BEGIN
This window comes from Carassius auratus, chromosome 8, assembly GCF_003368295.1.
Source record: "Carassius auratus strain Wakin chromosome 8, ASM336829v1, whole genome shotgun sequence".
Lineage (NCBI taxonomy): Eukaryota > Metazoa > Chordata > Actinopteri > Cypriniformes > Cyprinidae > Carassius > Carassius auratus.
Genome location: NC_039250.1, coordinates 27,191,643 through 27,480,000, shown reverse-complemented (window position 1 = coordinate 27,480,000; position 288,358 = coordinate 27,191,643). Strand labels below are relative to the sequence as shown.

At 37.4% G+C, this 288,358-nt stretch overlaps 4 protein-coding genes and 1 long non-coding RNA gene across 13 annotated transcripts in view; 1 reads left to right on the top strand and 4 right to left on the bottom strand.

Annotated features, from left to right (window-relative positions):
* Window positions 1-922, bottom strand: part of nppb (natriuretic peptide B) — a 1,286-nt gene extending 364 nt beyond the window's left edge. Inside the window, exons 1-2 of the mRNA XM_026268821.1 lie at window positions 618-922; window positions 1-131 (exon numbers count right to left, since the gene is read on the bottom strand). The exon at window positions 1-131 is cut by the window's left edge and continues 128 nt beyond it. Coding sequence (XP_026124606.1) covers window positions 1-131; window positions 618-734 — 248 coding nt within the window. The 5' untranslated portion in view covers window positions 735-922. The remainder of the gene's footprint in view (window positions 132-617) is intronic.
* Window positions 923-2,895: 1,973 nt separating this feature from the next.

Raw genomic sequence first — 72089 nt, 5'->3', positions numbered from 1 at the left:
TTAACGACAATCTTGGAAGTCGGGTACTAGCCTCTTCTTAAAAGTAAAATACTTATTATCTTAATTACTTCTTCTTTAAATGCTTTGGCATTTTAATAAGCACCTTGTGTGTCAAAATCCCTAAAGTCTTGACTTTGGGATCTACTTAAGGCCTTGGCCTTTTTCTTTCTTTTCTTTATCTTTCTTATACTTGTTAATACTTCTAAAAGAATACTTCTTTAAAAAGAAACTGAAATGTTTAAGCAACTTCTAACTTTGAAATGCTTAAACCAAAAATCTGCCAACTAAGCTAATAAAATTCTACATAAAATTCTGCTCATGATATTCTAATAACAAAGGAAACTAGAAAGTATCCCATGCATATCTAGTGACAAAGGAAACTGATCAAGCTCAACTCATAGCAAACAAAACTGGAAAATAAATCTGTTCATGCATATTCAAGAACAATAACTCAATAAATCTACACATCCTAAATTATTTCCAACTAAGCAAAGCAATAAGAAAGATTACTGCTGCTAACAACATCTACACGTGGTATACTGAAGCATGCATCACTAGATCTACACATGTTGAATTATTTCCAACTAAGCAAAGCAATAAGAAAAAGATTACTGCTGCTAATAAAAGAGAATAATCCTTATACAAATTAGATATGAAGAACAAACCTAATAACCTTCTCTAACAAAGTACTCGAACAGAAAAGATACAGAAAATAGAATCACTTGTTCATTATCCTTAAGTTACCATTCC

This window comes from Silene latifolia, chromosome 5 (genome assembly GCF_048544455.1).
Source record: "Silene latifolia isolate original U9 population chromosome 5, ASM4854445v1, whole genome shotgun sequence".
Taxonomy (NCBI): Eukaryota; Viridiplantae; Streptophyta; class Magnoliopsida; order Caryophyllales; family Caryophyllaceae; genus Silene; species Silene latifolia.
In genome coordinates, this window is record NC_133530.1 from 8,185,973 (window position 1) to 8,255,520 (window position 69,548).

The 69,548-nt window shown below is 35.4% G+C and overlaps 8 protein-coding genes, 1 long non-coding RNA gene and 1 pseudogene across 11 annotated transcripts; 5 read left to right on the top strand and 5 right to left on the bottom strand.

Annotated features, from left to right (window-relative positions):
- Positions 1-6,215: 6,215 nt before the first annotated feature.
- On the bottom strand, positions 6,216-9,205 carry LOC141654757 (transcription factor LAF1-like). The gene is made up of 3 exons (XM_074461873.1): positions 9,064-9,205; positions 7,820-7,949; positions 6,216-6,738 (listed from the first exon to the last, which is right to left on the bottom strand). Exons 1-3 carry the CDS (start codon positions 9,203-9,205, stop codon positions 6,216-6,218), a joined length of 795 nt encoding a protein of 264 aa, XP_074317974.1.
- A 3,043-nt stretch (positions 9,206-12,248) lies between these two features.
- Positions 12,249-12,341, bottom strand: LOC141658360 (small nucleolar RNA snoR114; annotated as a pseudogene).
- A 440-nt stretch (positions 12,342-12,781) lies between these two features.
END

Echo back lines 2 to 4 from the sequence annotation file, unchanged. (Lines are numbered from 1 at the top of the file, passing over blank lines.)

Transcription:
Source record: "Carassius auratus strain Wakin chromosome 8, ASM336829v1, whole genome shotgun sequence".
Lineage (NCBI taxonomy): Eukaryota > Metazoa > Chordata > Actinopteri > Cypriniformes > Cyprinidae > Carassius > Carassius auratus.
Genome location: NC_039250.1, coordinates 27,191,643 through 27,480,000, shown reverse-complemented (window position 1 = coordinate 27,480,000; position 288,358 = coordinate 27,191,643). Strand labels below are relative to the sequence as shown.